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Disingenuous Reporting on Race

March 6, 2012

Shocking news from The New York Times:

Black students, especially boys, face much harsher discipline in public schools than other students, according to new data from the Department of Education.

It’s important to remember that these articles aren’t merely stupid. This article, while suggesting that this is a new civil rights issue, never bothers to ask (let alone answer) the completely obvious question whether black kids in fact misbehave more often or more severely than white kids. (Indeed this data would more properly have been presented as evidence of precisely that.) So the Times is being totally disingenuous.

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Update: Skarphedin comments:

There are two trends of arguments used in these situations, generally by the same people: 1) All the social pathologies in the black community are caused by their history of oppression, and 2) There are no black social pathologies, only white prejudice. They are both used at the same time in a way, because the first one is too awkward – it means having to acknowledge all kinds of ways in which black culture is messed up – so for any specific situation, or for really awkward ones, things are generally attributed to white prejudice against black people. But, of course, at some points the social pathologies simply have to be acknowledged, at which time they will be attributed to past oppression.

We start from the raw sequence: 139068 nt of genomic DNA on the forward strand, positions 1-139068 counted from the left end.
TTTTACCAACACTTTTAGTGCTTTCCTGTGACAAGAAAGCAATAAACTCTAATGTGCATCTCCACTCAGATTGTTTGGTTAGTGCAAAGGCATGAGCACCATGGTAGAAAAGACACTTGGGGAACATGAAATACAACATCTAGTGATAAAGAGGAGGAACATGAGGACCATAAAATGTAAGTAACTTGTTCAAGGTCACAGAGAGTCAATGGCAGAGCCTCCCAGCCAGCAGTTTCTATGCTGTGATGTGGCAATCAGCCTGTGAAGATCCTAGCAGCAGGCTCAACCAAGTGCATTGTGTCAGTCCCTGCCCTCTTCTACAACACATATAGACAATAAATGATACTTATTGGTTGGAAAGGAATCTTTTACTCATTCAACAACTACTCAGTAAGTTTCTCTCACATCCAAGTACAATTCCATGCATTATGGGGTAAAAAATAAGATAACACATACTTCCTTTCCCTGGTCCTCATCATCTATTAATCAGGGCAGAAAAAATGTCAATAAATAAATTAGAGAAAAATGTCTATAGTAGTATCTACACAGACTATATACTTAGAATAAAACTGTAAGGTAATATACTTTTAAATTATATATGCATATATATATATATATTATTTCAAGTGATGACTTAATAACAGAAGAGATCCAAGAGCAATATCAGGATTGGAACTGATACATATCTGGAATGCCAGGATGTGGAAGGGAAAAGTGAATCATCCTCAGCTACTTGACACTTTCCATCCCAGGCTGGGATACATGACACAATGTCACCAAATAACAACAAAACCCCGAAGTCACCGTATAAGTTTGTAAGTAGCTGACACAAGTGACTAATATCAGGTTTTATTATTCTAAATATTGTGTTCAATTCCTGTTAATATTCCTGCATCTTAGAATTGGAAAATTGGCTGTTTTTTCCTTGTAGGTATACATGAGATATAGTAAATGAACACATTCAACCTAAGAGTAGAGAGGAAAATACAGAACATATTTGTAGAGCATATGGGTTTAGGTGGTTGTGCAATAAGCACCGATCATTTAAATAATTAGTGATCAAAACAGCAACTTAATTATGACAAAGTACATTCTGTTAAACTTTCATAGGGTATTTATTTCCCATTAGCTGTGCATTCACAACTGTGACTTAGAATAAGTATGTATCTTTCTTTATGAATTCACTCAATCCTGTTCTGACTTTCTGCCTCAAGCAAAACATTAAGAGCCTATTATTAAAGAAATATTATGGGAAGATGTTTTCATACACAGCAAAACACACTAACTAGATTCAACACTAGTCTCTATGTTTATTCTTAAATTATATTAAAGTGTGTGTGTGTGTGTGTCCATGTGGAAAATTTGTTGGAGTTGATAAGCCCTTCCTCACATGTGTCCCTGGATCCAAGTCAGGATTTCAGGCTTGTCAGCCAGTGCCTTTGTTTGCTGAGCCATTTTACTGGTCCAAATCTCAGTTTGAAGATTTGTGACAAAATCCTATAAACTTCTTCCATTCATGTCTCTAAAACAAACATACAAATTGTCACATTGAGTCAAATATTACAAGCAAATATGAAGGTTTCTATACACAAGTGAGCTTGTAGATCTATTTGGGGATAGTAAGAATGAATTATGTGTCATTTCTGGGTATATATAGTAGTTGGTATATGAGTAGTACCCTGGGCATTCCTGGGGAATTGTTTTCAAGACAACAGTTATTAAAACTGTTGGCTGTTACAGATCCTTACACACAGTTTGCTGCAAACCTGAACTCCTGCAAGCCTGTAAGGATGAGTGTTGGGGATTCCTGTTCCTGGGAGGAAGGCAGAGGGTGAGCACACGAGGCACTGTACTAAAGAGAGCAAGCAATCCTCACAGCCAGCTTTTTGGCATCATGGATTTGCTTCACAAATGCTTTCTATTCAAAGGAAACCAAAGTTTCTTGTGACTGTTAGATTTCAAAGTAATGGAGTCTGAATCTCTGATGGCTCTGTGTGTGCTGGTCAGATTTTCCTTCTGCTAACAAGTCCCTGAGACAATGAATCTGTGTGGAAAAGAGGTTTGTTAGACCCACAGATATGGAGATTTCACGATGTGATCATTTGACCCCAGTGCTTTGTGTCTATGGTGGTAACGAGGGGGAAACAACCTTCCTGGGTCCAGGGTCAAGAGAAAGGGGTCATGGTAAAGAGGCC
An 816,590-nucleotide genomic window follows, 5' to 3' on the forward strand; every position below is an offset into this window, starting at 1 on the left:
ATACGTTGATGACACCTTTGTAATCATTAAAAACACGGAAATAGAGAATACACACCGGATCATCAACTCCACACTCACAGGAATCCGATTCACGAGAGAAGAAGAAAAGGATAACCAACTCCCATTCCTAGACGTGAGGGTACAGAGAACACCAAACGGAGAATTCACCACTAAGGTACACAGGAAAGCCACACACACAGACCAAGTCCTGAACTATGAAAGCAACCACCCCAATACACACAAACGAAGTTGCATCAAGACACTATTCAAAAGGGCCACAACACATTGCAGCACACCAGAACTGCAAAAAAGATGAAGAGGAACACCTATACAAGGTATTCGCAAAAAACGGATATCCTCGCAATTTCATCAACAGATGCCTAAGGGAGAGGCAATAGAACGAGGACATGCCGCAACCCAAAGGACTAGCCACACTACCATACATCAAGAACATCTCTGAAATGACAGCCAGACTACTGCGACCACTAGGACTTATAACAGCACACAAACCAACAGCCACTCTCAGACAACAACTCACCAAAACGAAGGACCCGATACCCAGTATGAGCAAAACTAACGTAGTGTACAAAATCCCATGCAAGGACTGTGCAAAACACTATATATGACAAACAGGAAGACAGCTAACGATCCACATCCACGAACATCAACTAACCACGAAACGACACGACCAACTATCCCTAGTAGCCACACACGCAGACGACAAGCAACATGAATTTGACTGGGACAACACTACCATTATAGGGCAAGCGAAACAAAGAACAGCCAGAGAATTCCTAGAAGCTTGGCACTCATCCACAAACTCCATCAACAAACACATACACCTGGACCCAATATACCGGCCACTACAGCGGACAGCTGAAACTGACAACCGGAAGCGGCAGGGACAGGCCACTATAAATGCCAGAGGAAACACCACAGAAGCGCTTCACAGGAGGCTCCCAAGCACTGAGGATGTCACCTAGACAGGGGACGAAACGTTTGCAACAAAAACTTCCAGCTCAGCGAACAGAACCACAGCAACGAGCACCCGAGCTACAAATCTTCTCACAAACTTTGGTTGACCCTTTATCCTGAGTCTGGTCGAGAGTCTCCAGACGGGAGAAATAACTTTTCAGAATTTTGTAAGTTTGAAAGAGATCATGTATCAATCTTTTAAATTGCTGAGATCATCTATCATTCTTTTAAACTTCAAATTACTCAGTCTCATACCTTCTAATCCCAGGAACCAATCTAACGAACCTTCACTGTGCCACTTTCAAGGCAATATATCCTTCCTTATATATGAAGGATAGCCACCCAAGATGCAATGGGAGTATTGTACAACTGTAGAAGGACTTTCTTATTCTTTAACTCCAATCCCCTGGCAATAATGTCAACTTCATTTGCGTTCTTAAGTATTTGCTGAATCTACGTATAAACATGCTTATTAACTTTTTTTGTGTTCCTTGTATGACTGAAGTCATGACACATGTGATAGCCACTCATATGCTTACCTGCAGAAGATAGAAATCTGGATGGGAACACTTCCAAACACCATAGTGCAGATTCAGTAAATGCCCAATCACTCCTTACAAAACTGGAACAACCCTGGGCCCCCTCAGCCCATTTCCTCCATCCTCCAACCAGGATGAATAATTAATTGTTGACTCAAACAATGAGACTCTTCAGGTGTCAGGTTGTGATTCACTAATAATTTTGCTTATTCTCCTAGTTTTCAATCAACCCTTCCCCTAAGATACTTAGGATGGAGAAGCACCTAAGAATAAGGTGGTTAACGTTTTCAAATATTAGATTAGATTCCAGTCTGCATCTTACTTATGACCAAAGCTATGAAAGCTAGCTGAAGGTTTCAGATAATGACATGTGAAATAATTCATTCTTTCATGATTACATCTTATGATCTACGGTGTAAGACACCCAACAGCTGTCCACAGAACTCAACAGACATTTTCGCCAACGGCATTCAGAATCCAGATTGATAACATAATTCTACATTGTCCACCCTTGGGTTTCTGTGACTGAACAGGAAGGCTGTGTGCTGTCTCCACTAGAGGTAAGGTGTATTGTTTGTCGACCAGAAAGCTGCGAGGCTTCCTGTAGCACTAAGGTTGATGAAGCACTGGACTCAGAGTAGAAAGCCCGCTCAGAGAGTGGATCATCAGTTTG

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One Comment leave one →
  1. March 6, 2012 3:44 pm

    I look forward to their expose on the disproportionate amount of prison sentences given to men. It clearly “violates the principle of equity at the heart of the American promise.

    Sometimes it’s hard to remember that there are actually lots of people who assume that black crime is actually just a media myth, or if they are vaguely aware of the statistics, that they are caused by police racial profiling, rather than actual differences in crime-proneness.

    No semi-informed person believes these things though – which really makes it, as you say, sheer disingenuousness to portray it as “harsher punishment” – when someone along the article-writing-line at the NYT must know that those black boys are probably causing trouble at a greater than average rate.

    There are two trends of arguments used in these situations, generally by the same people: 1) All the social pathologies in the black community are caused by their history of oppression, and 2) There are no black social pathologies, only white prejudice. They are both used at the same time in a way, because the first one is too awkward – it means having to acknowledge all kinds of ways in which black culture is messed up – so for any specific situation, or for really awkward ones, things are generally attributed to white prejudice against black people. But, of course, at some points the social pathologies simply have to be acknowledged, at which time they will be attributed to past oppression.

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